The court will also consider whether the Senate Speaker, who should be impartial, has a conflict of interest because he joined other MPs who proposed the amendment draft that will benefit himself as an elected senator.
Finally, some MPs voted in the parliament for other MPs, and the court will determine if this violated the law that limits each MP to one vote.
Many analysts and legal experts agree the Constitution Court could rule in one of four ways.
The court may dismiss the complaints, rule that the amendment is not tantamount to overthrowing the present ruling system and not decide if the amendment is constitutional or not.
Alternatively, it may rule that the amendment is technically wrong, as MPs voted for colleagues and MPs with reservations were blocked from airing their opinions in the parliament.
In such a ruling, the court may not rule if the amendment will change the present ruling system, as envisaged in Section 291, or overthrow the ruling system, according to Section 68.
A third possibility is the court may rule the amendment breaches Section 291 but not Section 68.
Finally, it could rule the amendment violates both sections, which would lead the court to disband the political parties and executives who voted in line with the resolutions of their parties to support the amendment.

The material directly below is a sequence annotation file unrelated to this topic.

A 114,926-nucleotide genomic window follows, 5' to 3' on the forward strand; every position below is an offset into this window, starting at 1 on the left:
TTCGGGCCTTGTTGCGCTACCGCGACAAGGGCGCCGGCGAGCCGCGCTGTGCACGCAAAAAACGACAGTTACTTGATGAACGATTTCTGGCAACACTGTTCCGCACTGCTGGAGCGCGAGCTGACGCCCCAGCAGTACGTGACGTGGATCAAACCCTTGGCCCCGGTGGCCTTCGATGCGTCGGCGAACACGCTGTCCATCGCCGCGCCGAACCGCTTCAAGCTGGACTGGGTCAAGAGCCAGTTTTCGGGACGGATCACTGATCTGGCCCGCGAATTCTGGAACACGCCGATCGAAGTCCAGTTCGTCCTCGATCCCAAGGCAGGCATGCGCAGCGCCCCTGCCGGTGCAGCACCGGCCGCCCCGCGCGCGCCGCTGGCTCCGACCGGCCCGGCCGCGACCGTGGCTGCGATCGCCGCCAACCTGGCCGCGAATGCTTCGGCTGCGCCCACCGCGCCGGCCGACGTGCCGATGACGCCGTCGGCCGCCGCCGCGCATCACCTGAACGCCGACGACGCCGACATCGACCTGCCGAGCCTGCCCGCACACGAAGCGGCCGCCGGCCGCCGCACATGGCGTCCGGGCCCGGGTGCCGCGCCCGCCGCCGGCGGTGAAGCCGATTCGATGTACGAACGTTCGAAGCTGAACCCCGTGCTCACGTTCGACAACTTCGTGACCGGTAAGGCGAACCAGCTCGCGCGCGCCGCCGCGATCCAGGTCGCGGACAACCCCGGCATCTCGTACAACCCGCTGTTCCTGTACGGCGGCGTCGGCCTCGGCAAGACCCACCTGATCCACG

Political analysts believe that if the court dismisses the complaints, there will be no knock-on effect for the existing political tensions.
If the charter amendment is enforced, appointed senators will immediately and permanently lose their seats.
There will be only 200 elected senators, who will each be in office for six years, and there will be no limits on how many terms they can have.
The parents, spouses and children of House representatives and holders of political positions will be able to run in senatorial elections.
Also, senatorial candidates will be able to run in elections after resigning from any position in a political party, the cabinet or the Senate.
In the second and the third scenarios, the amendment draft would be scuppered.
The 310 MPs who voted for the amendment draft may face impeachment or legal actions by the National Anti-Corruption Commission.
Concerned political parties, party executives and the government will not be immediately affected.
However, if the court decides on either the second or third ruling, it may add fuel to the existing anti-government protests, the analysts said.
The fourth scenario would have the biggest impact, as it would affect a several major parties.
The analysts have urged caution in ruling in such a way, as some parties will be disbanded and their executives will be suspended from politics.
This would heighten the political situation because both pro- and anti-government groups may escalate their protests and could clash with each other.
However, the impact on the ruling Pheu Thai Party will be slight because its MPs, including Prime Minister Yingluck Shinawatra, will have 60 days to apply for memberships in other political parties and maintain their MP status.
The government will lose the votes of the MPs who are party executives, but most of these executives are not MPs.
Cabinet positions will be unaffected.
However, the analysts said Ms Yingluck could resign and dissolve the House in the wake of the fourth scenario, and a new cabinet may be formed.
About the author
- Writer: Mongkol Bangprapa